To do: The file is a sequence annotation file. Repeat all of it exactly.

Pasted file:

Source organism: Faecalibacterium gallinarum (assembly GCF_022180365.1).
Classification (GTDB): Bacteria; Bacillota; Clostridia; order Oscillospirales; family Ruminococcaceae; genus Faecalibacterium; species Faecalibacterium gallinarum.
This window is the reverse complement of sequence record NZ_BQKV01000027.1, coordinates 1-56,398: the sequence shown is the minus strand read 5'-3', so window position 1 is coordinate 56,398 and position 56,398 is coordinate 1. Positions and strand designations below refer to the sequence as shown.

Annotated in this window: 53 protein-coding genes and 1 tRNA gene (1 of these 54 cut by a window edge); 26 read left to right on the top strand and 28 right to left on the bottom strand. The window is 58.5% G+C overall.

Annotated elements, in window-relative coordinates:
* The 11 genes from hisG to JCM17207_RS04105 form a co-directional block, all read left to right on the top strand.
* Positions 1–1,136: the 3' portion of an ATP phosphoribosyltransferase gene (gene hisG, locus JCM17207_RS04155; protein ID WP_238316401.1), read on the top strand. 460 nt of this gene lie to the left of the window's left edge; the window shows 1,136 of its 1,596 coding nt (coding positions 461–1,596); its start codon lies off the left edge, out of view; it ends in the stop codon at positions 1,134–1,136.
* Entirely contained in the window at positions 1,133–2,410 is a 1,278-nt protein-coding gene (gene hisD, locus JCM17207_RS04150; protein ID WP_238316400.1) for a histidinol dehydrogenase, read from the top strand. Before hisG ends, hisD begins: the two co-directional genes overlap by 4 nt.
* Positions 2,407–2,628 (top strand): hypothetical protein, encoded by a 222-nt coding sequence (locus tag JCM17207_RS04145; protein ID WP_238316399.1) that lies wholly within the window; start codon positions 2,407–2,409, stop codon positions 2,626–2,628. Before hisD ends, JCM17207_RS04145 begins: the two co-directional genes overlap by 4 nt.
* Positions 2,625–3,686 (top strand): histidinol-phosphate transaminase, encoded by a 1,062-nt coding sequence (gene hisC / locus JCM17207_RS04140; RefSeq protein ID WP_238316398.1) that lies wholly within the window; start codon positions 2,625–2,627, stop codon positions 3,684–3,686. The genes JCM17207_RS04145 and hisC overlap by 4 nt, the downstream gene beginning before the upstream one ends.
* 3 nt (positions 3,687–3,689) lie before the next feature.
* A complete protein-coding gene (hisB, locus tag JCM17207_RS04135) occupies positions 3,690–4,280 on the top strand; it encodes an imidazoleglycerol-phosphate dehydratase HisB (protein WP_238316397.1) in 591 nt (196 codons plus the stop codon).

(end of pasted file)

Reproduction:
Source organism: Faecalibacterium gallinarum (assembly GCF_022180365.1).
Classification (GTDB): Bacteria; Bacillota; Clostridia; order Oscillospirales; family Ruminococcaceae; genus Faecalibacterium; species Faecalibacterium gallinarum.
This window is the reverse complement of sequence record NZ_BQKV01000027.1, coordinates 1-56,398: the sequence shown is the minus strand read 5'-3', so window position 1 is coordinate 56,398 and position 56,398 is coordinate 1. Positions and strand designations below refer to the sequence as shown.

Annotated in this window: 53 protein-coding genes and 1 tRNA gene (1 of these 54 cut by a window edge); 26 read left to right on the top strand and 28 right to left on the bottom strand. The window is 58.5% G+C overall.

Annotated elements, in window-relative coordinates:
* The 11 genes from hisG to JCM17207_RS04105 form a co-directional block, all read left to right on the top strand.
* Positions 1–1,136: the 3' portion of an ATP phosphoribosyltransferase gene (gene hisG, locus JCM17207_RS04155; protein ID WP_238316401.1), read on the top strand. 460 nt of this gene lie to the left of the window's left edge; the window shows 1,136 of its 1,596 coding nt (coding positions 461–1,596); its start codon lies off the left edge, out of view; it ends in the stop codon at positions 1,134–1,136.
* Entirely contained in the window at positions 1,133–2,410 is a 1,278-nt protein-coding gene (gene hisD, locus JCM17207_RS04150; protein ID WP_238316400.1) for a histidinol dehydrogenase, read from the top strand. Before hisG ends, hisD begins: the two co-directional genes overlap by 4 nt.
* Positions 2,407–2,628 (top strand): hypothetical protein, encoded by a 222-nt coding sequence (locus tag JCM17207_RS04145; protein ID WP_238316399.1) that lies wholly within the window; start codon positions 2,407–2,409, stop codon positions 2,626–2,628. Before hisD ends, JCM17207_RS04145 begins: the two co-directional genes overlap by 4 nt.
* Positions 2,625–3,686 (top strand): histidinol-phosphate transaminase, encoded by a 1,062-nt coding sequence (gene hisC / locus JCM17207_RS04140; RefSeq protein ID WP_238316398.1) that lies wholly within the window; start codon positions 2,625–2,627, stop codon positions 3,684–3,686. The genes JCM17207_RS04145 and hisC overlap by 4 nt, the downstream gene beginning before the upstream one ends.
* 3 nt (positions 3,687–3,689) lie before the next feature.
* A complete protein-coding gene (hisB, locus tag JCM17207_RS04135) occupies positions 3,690–4,280 on the top strand; it encodes an imidazoleglycerol-phosphate dehydratase HisB (protein WP_238316397.1) in 591 nt (196 codons plus the stop codon).